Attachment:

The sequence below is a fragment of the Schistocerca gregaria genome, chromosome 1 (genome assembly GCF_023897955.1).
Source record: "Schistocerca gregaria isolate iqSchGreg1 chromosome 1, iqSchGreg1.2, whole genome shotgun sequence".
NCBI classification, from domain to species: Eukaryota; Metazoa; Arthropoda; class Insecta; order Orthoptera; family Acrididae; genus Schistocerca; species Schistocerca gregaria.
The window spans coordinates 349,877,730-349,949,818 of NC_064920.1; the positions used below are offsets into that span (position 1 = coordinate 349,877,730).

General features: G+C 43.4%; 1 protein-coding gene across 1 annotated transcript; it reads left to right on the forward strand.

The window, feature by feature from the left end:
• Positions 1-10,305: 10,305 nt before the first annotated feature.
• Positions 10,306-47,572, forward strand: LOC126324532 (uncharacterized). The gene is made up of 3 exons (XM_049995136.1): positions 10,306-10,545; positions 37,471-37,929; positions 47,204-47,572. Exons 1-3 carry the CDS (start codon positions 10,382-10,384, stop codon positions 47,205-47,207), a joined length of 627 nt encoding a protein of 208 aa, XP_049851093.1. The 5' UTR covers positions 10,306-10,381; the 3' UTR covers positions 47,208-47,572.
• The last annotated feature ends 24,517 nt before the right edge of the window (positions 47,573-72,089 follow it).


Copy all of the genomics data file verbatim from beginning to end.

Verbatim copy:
The sequence below is a fragment of the Schistocerca gregaria genome, chromosome 1 (genome assembly GCF_023897955.1).
Source record: "Schistocerca gregaria isolate iqSchGreg1 chromosome 1, iqSchGreg1.2, whole genome shotgun sequence".
NCBI classification, from domain to species: Eukaryota; Metazoa; Arthropoda; class Insecta; order Orthoptera; family Acrididae; genus Schistocerca; species Schistocerca gregaria.
The window spans coordinates 349,877,730-349,949,818 of NC_064920.1; the positions used below are offsets into that span (position 1 = coordinate 349,877,730).

General features: G+C 43.4%; 1 protein-coding gene across 1 annotated transcript; it reads left to right on the forward strand.

The window, feature by feature from the left end:
• Positions 1-10,305: 10,305 nt before the first annotated feature.
• Positions 10,306-47,572, forward strand: LOC126324532 (uncharacterized). The gene is made up of 3 exons (XM_049995136.1): positions 10,306-10,545; positions 37,471-37,929; positions 47,204-47,572. Exons 1-3 carry the CDS (start codon positions 10,382-10,384, stop codon positions 47,205-47,207), a joined length of 627 nt encoding a protein of 208 aa, XP_049851093.1. The 5' UTR covers positions 10,306-10,381; the 3' UTR covers positions 47,208-47,572.
• The last annotated feature ends 24,517 nt before the right edge of the window (positions 47,573-72,089 follow it).